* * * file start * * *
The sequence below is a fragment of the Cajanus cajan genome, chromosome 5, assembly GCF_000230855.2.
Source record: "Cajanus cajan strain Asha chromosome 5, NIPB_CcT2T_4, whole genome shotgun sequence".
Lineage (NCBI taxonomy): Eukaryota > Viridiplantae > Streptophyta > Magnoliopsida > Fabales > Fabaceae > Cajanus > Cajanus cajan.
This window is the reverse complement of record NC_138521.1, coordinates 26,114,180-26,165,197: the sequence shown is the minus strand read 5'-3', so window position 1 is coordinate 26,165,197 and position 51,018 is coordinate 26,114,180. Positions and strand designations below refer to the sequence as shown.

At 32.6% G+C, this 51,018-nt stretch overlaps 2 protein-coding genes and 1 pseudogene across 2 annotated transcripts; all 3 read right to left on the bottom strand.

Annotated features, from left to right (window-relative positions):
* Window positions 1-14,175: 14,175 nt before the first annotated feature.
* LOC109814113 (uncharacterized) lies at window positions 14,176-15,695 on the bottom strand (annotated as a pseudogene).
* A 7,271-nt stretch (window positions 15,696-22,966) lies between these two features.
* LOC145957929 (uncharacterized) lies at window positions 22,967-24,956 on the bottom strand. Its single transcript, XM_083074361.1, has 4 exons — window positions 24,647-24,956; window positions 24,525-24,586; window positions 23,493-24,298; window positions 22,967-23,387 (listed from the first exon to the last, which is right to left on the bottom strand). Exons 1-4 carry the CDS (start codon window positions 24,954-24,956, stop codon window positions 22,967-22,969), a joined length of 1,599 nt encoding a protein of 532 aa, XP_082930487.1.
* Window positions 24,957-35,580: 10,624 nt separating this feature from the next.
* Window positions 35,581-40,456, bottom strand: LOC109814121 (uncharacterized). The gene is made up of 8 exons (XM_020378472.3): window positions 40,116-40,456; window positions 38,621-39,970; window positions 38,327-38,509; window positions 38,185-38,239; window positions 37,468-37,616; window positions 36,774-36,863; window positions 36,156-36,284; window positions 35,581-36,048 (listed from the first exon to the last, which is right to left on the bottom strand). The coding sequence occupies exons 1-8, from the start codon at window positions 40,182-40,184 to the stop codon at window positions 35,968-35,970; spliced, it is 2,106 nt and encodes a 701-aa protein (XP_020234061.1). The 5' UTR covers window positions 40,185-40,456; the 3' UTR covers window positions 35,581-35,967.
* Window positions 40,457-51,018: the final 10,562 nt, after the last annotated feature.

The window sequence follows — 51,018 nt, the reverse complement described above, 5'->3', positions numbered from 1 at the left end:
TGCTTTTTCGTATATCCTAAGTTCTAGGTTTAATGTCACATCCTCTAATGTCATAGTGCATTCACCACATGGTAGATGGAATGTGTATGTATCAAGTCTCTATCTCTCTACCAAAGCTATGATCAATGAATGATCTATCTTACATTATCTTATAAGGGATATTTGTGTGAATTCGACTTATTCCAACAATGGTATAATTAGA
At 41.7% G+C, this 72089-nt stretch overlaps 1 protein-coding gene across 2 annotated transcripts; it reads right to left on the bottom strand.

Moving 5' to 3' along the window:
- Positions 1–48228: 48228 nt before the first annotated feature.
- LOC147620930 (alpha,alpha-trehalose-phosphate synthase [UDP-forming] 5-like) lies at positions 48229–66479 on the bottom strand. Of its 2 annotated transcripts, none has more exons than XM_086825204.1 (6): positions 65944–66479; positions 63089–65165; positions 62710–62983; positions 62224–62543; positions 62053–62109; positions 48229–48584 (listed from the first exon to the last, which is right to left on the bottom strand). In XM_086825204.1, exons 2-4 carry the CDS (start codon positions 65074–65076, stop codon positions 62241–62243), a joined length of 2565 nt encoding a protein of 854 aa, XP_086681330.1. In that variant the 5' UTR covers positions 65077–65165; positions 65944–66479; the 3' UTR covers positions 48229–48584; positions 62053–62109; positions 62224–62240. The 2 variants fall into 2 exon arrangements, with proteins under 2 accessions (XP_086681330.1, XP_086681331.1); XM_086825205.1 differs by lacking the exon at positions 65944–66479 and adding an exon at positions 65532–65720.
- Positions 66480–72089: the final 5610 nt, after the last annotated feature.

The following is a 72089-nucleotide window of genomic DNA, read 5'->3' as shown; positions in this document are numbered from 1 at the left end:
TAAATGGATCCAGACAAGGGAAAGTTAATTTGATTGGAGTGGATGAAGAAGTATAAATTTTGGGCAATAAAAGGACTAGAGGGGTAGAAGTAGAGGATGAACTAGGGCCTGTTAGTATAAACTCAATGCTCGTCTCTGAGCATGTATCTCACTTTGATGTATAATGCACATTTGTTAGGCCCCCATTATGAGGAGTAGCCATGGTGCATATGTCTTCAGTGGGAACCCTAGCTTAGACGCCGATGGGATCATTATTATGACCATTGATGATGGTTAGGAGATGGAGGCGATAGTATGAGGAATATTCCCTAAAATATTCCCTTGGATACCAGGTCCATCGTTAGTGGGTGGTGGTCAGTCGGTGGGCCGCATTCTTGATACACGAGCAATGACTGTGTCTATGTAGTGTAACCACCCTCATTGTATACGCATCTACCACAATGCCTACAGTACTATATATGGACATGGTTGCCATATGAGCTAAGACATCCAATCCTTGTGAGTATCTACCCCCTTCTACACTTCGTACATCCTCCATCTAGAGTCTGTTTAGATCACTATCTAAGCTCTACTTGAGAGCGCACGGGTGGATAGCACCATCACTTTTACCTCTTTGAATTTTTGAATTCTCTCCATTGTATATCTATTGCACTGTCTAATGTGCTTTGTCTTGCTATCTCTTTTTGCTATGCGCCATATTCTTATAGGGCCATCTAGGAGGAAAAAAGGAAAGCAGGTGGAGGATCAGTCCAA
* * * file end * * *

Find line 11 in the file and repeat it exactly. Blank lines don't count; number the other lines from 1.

* Window positions 24,957-35,580: 10,624 nt separating this feature from the next.